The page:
By Sam Forgione
NEW YORK (Reuters) - Several of this year’s top-performing bond funds are sticking with high-yield "junk" bonds, convinced that a global hunt for returns will keep the speculative-grade U.S. corporate debt on course for its best year since the financial crisis.
With major central banks' money-printing and near-zero policy rates keeping government bond yields low or even negative, investors have been piling into riskier U.S. corporate bonds, lifting prices by almost 18 percent since February. (Graphic: http://tmsnrt.rs/2bcRnwQ )
Managers of those best-performing funds told Reuters they expected the higher returns to keep outweighing concerns about the rate of bond defaults, which hit a six-year high of 5.1 percent last month. (Graphic:http://tmsnrt.rs/2aL5Jb8)
In the energy sector, more than one in seven bonds have gone into default, according to Fitch Ratings. A 70 percent recovery in U.S. crude prices since February, however, has helped ease the concerns about the sector's health.
“There is a lot more room to run for high-yield,” said Ford O’Neil, manager of the $25.2 billion Fidelity Total Bond Fund <FTBFX.O>. He said the fund had about 18 percent of its assets in speculative-grade securities, with about half of that in high-yield corporate bonds.
So far the upswing has delivered a total return of over 13 percent this year, according to Barclays data, but not everyone is convinced it will continue.
The rally "feels very, very long in the tooth," said Keith Berlin, director of global fixed income and credit at investment advisory firm Fund Evaluation Group.
Average junk bond prices have risen to 98.52 cents on the dollar as of Thursday from a 6-1/2- year low of 83.82 cents touched on Feb. 11. At 6.48 percent, average yields are nearly a third below long-term average of around 9.35 percent, according to Barclays data.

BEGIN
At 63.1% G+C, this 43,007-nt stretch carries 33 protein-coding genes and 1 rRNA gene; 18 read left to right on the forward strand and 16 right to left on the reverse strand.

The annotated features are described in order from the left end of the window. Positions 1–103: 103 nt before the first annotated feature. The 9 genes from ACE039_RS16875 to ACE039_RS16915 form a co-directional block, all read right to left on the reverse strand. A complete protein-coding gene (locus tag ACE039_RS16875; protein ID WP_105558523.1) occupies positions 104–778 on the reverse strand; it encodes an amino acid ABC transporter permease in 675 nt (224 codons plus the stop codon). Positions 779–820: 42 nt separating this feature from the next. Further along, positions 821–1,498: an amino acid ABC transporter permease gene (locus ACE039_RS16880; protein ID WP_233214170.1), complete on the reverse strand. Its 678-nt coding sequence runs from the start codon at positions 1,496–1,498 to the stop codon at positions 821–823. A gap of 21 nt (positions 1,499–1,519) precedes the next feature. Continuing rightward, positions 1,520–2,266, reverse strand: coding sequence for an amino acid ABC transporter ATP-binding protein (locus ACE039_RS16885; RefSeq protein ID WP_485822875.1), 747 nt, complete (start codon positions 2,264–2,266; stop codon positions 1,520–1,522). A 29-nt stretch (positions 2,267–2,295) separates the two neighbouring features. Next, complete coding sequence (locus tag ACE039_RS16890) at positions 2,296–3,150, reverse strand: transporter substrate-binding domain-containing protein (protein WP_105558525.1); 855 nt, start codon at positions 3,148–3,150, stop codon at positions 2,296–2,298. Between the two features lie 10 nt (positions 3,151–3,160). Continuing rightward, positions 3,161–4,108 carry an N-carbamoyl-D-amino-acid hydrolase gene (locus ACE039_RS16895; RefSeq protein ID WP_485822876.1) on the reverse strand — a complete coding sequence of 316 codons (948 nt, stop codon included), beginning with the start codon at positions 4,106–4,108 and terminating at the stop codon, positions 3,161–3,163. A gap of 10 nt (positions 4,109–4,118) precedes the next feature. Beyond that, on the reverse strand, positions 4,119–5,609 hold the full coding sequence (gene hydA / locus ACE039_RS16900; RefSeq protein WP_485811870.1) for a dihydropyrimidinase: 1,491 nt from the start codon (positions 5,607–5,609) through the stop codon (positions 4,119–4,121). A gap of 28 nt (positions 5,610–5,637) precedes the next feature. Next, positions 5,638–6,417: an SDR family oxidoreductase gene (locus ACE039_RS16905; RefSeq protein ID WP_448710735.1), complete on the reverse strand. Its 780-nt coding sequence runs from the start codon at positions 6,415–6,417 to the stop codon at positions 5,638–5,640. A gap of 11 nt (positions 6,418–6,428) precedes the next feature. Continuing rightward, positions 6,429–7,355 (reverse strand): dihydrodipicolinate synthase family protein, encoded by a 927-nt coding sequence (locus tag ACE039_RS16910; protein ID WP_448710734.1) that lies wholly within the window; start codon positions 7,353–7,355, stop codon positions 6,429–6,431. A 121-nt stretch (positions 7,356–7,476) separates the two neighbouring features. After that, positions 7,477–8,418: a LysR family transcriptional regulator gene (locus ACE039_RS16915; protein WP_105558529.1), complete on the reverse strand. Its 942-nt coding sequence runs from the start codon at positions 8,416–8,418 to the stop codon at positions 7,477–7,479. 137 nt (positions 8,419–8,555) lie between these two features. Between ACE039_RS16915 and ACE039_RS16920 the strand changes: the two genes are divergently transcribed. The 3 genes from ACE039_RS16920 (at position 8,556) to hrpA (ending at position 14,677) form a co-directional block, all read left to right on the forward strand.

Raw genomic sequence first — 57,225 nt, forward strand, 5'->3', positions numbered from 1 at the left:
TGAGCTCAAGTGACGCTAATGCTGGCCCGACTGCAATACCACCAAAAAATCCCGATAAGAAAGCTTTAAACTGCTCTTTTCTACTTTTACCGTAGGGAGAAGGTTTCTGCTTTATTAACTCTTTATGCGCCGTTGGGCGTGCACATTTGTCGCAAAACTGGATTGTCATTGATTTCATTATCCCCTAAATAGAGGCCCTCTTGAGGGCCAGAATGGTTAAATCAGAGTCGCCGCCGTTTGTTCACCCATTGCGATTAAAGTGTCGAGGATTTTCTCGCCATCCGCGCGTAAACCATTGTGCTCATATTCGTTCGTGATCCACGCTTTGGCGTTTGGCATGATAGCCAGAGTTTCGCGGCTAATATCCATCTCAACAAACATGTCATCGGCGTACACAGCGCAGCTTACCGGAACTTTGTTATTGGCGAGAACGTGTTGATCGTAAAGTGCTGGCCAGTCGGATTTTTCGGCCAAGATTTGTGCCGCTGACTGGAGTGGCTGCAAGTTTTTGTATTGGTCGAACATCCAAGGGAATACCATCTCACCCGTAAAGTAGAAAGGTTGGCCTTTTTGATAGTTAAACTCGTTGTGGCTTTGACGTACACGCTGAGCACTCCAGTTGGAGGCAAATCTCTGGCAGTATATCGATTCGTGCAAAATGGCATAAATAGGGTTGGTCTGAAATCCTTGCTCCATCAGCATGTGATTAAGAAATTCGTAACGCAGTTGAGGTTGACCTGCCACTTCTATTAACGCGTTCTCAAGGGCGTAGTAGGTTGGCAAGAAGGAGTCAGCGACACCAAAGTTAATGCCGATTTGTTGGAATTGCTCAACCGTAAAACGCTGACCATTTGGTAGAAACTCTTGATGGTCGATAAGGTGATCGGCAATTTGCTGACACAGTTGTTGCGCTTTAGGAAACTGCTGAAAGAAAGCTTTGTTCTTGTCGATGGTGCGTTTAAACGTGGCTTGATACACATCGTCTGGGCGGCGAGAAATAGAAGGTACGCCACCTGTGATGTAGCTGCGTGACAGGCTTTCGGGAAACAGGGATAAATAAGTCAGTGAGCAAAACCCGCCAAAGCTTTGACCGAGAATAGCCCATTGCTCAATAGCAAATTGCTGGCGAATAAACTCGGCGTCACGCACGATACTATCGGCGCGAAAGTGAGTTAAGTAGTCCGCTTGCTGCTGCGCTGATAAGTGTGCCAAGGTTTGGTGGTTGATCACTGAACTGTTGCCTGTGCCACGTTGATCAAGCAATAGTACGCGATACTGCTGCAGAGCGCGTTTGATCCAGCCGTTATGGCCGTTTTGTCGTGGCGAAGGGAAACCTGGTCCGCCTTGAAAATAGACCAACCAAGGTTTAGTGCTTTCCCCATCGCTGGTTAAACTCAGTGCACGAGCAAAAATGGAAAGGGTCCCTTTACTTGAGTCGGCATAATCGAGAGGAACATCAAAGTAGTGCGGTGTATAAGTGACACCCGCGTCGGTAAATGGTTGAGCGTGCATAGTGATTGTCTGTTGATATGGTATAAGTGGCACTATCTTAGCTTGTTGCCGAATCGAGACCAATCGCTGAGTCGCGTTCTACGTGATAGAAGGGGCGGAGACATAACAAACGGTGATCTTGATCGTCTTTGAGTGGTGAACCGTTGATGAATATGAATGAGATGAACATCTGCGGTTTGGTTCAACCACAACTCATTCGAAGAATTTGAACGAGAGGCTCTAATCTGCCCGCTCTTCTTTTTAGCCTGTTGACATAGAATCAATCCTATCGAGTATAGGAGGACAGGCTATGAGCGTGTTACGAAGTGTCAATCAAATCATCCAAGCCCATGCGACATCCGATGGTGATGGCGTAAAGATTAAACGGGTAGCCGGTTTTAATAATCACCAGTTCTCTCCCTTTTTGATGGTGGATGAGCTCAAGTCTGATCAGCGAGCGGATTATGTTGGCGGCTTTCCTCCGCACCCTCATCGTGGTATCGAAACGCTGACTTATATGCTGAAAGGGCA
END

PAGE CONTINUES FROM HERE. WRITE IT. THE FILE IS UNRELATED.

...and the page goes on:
Bond giant Pacific Investment Management Co, Pimco, which oversees $1.5 trillion in assets, has been reducing junk bonds to "neutral" positions after their huge run.
Yet managers of bond funds at Loomis Sayles and Wells Fargo, along with Fidelity, offered several reasons why high-yield bonds remained attractive.
Steady U.S. economic growth is one factor supporting the bonds, they said, even with one Federal Reserve interest rate rise factored in.
As of Thursday, those funds have beaten at least 95 percent of their peers, according to Morningstar.
PIPELINES AND BANKS
Fidelity's O’Neil said the fund held junk bonds from all sectors, but was particularly bullish on oil pipeline companies and financials. He said pipelines were less sensitive to swings in oil and gas prices, while tougher capital requirements had made banks safer.
O’Neil said he expected high-yield market as a whole to rise by further mid-to-high single percentage digits over the next 12 months.
The fund managers said that despite the narrowing spreads over safe-haven U.S. government debt and investment-grade corporate bonds to their tightest in roughly a year, junk bonds still offered considerably more than less risky assets.
“It’s all about trying to capture yield wherever you can in a low-yield or even negative-yield global environment,” said Peter Palfrey, manager of the roughly $6 billion Loomis Sayles Core Plus Bond Fund <NEFRX.O> about global appetite for high-yield securities.
As of Thursday U.S. high-yield corporate bonds offered more than 5 percentage points above the average yield on U.S. Treasuries of around 1.24 percent, and about 368 basis points over the yields on investment-grade corporate debt.
Palfrey said his fund had about 17 percent of its assets invested in high yield corporate bonds compared to an average of 11-12 percent over the past decade. While the fund was selling some high-yield bonds to realize gains, it was also buying newly-issued junk debt, he said.
He said expectations that oil prices have bottomed out and would top $50 a barrel within a year made the fund bullish on energy exploration and production companies.
Ashok Bhatia, manager of the roughly $510 million Wells Fargo Core Plus Bond Fund <STYAX.O>, said the fund had trimmed its bets on U.S. high-yield bonds from a peak of 19 percent to about 12-13 percent, but that was still overweight relative to its benchmark. Bhatia said he would look to increase exposure if prices cooled.
All told, "The total return for high-yield this year will probably be one of, if not the, best years for high-yield since the crisis," Bhatia said.
(Reporting by Sam Forgione; Editing by Jennifer Ablan and Tomasz Janowski)